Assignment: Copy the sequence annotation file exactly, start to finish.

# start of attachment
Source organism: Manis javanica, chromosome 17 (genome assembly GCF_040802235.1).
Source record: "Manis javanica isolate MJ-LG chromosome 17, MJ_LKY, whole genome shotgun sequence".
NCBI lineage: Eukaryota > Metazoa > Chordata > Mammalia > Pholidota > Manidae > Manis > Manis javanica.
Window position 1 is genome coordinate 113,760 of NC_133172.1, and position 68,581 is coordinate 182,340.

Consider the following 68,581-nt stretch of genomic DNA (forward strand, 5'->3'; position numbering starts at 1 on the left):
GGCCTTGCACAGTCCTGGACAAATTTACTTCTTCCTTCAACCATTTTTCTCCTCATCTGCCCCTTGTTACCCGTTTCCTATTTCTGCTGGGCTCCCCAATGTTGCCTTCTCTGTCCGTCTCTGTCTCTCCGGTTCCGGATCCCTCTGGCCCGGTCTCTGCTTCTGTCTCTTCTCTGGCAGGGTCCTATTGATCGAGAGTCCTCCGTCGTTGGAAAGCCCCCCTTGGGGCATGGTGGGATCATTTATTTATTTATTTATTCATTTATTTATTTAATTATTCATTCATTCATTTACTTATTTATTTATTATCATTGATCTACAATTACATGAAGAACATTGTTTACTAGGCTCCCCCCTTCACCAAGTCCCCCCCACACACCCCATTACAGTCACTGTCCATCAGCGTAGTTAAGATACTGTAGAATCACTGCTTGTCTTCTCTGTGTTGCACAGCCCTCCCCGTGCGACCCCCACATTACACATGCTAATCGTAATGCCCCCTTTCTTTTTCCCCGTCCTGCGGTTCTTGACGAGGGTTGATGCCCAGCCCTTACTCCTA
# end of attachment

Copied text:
Source organism: Manis javanica, chromosome 17 (genome assembly GCF_040802235.1).
Source record: "Manis javanica isolate MJ-LG chromosome 17, MJ_LKY, whole genome shotgun sequence".
NCBI lineage: Eukaryota > Metazoa > Chordata > Mammalia > Pholidota > Manidae > Manis > Manis javanica.
Window position 1 is genome coordinate 113,760 of NC_133172.1, and position 68,581 is coordinate 182,340.

Consider the following 68,581-nt stretch of genomic DNA (forward strand, 5'->3'; position numbering starts at 1 on the left):
GGCCTTGCACAGTCCTGGACAAATTTACTTCTTCCTTCAACCATTTTTCTCCTCATCTGCCCCTTGTTACCCGTTTCCTATTTCTGCTGGGCTCCCCAATGTTGCCTTCTCTGTCCGTCTCTGTCTCTCCGGTTCCGGATCCCTCTGGCCCGGTCTCTGCTTCTGTCTCTTCTCTGGCAGGGTCCTATTGATCGAGAGTCCTCCGTCGTTGGAAAGCCCCCCTTGGGGCATGGTGGGATCATTTATTTATTTATTTATTCATTTATTTATTTAATTATTCATTCATTCATTTACTTATTTATTTATTATCATTGATCTACAATTACATGAAGAACATTGTTTACTAGGCTCCCCCCTTCACCAAGTCCCCCCCACACACCCCATTACAGTCACTGTCCATCAGCGTAGTTAAGATACTGTAGAATCACTGCTTGTCTTCTCTGTGTTGCACAGCCCTCCCCGTGCGACCCCCACATTACACATGCTAATCGTAATGCCCCCTTTCTTTTTCCCCGTCCTGCGGTTCTTGACGAGGGTTGATGCCCAGCCCTTACTCCTA